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By Josh St. Louis | March 28, 2012 | 3:25 PM EDT

During the March 27 edition of “World News,” ABC’s Diane Sawyer treated Federal Reserve Chairman Ben Bernanke to a softball interview which alternated between human interest angles and portraying him as the victim of partisan Republicans.

By Julia A. Seymour | March 28, 2012 | 2:41 PM EDT

ABC’s attacks on USDA-approved beef have already put American jobs in jeopardy, and Dan Gainor, the Media Research Center’s VP of Business and Culture, appeared on Fox News Channel’s “Happening Now” on March 28 to discuss the sliming of Beef Products Inc. by the news media.

By Clay Waters | March 28, 2012 | 2:23 PM EDT

New York Times reporter turned columnist Frank Bruni is on a nasty streak. He devoted his long Sunday Review column, "Rethinking His Religion," to a former classmate with a pat liberal morality lesson that seemed a lot like an invasion of patient privacy, then attacked Newt Gingrich and insulted Gingrich's wife. James Taranto at Best of the Web explained:

New York Times columnist Frank Bruni has some insufferable friends. Yesterday he spent nearly 1,500 words profiling one of them, a classmate at the University of North Carolina whom he knew at the time as a conservative frat boy who "attended Catholic services every Sunday in a jacket and tie." Bruni, who is gay, "kept a certain distance from him" under the assumption that the young man, whom he does not name in the column, would be hostile to the future Timesman because of his sexual orientation.

By Clay Waters | March 28, 2012 | 1:35 PM EDT

Movie reviewer A.O. Scott on Wednesday applied his expertise to the scientific ssue of global warming and rising sea levels, in his sarcasm-laden review of "The Island President," a documentary about "climate change" and the danger it supposedly poses to the island of Maldives: "In Paradise, and Closer Than Ever to Disaster."

By Matt Hadro | March 28, 2012 | 12:45 PM EDT

Apparently, Soledad O'Brien's idea of a balanced discussion is three-to-one Democratic majority. Three out of the four guests she hosted on Wednesday's Starting Point to discuss the ObamaCare hearings were Democrats, and the CNN host did not press them to defend the health care bill's constitutionality.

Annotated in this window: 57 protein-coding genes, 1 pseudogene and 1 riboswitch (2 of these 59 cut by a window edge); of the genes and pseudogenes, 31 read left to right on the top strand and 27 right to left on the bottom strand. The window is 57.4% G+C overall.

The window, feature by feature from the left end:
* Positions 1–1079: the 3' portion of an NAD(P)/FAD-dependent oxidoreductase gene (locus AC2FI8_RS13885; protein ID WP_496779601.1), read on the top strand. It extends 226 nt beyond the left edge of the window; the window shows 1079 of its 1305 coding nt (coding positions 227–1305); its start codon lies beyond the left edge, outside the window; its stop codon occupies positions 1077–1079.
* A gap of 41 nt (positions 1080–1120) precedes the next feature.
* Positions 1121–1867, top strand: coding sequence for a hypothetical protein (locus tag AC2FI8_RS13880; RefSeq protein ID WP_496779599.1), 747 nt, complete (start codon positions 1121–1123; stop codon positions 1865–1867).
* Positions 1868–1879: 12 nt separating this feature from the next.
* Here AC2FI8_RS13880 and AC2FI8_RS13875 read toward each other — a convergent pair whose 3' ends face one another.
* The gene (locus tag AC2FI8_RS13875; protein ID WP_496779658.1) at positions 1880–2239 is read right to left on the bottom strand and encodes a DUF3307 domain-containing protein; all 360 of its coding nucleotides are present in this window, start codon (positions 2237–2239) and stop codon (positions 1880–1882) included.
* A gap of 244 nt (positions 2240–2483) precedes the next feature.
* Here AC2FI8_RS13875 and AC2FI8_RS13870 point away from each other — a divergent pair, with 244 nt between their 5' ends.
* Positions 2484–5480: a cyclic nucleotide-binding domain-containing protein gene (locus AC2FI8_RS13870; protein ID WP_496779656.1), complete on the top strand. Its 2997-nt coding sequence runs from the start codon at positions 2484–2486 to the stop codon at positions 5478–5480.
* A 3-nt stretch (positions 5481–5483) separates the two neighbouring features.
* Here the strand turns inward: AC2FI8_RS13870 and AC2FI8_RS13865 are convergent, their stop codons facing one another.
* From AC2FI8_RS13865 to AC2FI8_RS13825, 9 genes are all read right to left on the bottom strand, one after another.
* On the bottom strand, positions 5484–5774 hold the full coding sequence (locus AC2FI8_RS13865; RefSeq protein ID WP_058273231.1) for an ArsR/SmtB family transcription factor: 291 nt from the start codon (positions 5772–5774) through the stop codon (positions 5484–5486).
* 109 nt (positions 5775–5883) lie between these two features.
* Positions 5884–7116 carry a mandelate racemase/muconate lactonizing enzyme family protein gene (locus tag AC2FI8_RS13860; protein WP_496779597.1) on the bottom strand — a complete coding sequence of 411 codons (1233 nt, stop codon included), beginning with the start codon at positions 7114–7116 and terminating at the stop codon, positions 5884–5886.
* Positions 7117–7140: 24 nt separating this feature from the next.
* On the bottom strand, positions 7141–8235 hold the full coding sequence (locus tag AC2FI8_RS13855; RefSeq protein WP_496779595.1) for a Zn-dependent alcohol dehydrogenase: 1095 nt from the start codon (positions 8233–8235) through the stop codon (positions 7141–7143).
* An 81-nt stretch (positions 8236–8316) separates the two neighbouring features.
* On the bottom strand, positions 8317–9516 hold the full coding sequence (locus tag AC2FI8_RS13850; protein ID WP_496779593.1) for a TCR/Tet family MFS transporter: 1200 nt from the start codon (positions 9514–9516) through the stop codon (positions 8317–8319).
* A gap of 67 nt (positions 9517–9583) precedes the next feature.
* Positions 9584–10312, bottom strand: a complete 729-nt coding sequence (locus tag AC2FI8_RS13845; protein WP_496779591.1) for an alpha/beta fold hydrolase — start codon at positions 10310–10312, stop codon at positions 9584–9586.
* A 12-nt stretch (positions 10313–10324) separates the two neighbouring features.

Her questions simply focused on the state of the legislation and the implications of the Supreme Court decision, teeing up the Democrats to defend the bill and downplay the chance that the individual mandate will be overturned.

By Scott Whitlock | March 28, 2012 | 12:22 PM EDT

Barack Obama's health care law ran into a legal buzz saw at the Supreme Court, Tuesday. So, how did the network morning shows on Wednesday cover the "historic" case? They mostly ignored it. Over two hours, ABC's Good Morning America allowed just two minutes.

Reporter Jon Karl hyped an Obamacare loss as win-win for the President. He insisted it would be a "rallying cry for liberals" and that "it would also take away an issue for Republicans." There's no down side to having one's biggest legislative accomplishment eviscerated? [MP3 audio here. See video below.]

By Jack Coleman | March 28, 2012 | 11:40 AM EDT

Something tells me this isn't an argument that Supreme Court justices will hear this week.

Unhinged MSNBC circus clown Ed Schultz continues to unintentionally help conservatives, making a claim to a caller on his radio show Monday that was inane even by the epic standards for inanity established by Schultz. (audio clip after page break)

By Paul Wilson | March 28, 2012 | 11:32 AM EDT

Commonly used history textbooks in American classrooms often misrepresent major historical events, and present material based in liberal political ideology rather than factual happenings. 

The Culture and Media Institute has obtained six textbooks commonly used in American classrooms. Three of these textbooks are used to teach 8th graders: Glencoe’s “The American Journey,” Prentice Hall’s “The American Nation,” and Holt, Rinehart, and Winston’s “Call to Freedom: Beginnings to 1877.” The other three textbooks are used to teach 11th graders: Holt, Rinehart, and Winston’s “American Anthem,” Prentice Hall’s “America: Pathways to the Present,” and Prentice Hall’s “A History of the United States.”